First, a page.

Lithium carbonate with such brand names as Eskalith; Lithobid refers to a drug used as a mood stabilizer for the treatment of manic/depressive (bipolar) disorder. It prevents or diminishes

the intensity of episodes of mania in bipolar patients. Typical symptoms of mania include pressure of speech, motor hyperactivity, reduced need for sleep, flight of ideas, grandiosity, elation, poor judgment, aggressiveness and possibly hostility.

Lithium is a positively charged element or particle similar to sodium and potassium and interferes within the cell and on the cell surface with other positively charged atoms such as sodium and potassium. It interferes at several places inside cells and on the cell surface with other positively charged atoms such as sodium, potassium, calcium, and magnesium which are important in many cellular functions. Lithium interferes with the synthesis and reuptake of chemical messengers by which nerves communicate with each other (neurotransmitters). Lithium also affects the concentrations of tryptophan and serotonin in the brain. In addition, lithium increases the production of white blood cells in the bone marrow.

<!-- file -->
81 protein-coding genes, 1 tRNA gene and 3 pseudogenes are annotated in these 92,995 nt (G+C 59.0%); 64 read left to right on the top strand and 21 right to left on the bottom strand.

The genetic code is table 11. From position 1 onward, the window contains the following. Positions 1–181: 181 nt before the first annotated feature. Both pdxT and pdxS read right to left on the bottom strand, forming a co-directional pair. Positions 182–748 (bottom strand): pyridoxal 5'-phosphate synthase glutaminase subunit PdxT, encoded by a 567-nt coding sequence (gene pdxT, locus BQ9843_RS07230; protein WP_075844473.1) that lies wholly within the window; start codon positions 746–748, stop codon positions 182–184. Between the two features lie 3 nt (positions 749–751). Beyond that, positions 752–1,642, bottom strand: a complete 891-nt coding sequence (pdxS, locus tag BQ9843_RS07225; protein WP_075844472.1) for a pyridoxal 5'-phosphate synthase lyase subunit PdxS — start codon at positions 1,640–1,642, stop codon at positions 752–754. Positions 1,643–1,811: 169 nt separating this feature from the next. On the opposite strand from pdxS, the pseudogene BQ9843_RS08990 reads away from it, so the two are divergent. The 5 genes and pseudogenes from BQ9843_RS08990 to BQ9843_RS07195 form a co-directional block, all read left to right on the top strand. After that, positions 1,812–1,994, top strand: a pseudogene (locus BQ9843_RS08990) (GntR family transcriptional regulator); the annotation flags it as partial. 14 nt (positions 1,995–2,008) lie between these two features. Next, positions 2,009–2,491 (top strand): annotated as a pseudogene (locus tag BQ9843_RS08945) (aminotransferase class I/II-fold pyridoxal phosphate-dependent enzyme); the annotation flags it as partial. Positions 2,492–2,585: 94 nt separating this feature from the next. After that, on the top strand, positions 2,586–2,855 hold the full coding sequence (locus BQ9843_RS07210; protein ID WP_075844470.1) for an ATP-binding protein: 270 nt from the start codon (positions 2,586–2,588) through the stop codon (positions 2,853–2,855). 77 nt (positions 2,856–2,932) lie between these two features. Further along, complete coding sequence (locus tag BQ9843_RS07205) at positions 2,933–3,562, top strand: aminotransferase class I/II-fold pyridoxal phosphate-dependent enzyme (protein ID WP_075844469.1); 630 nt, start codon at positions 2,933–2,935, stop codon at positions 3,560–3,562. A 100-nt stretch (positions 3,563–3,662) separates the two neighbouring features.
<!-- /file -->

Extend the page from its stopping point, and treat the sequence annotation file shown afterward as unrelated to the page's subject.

Lithium's effects usually begin within one week of starting treatment, and the full effect is seen by 2 to 3 weeks. Lithium toxicity is a concern. Lithium toxicity is closely related to the blood lithium levels and can occur at doses close to therapeutic levels. Therefore, lithium therapy should only be started if facilities for prompt and accurate serum lithium determinations are available to monitor the lithium levels. The signs of lithium toxicity include diarrhea, vomiting, tremor, mild ataxia (wobbliness), drowsiness or muscular weakness occur.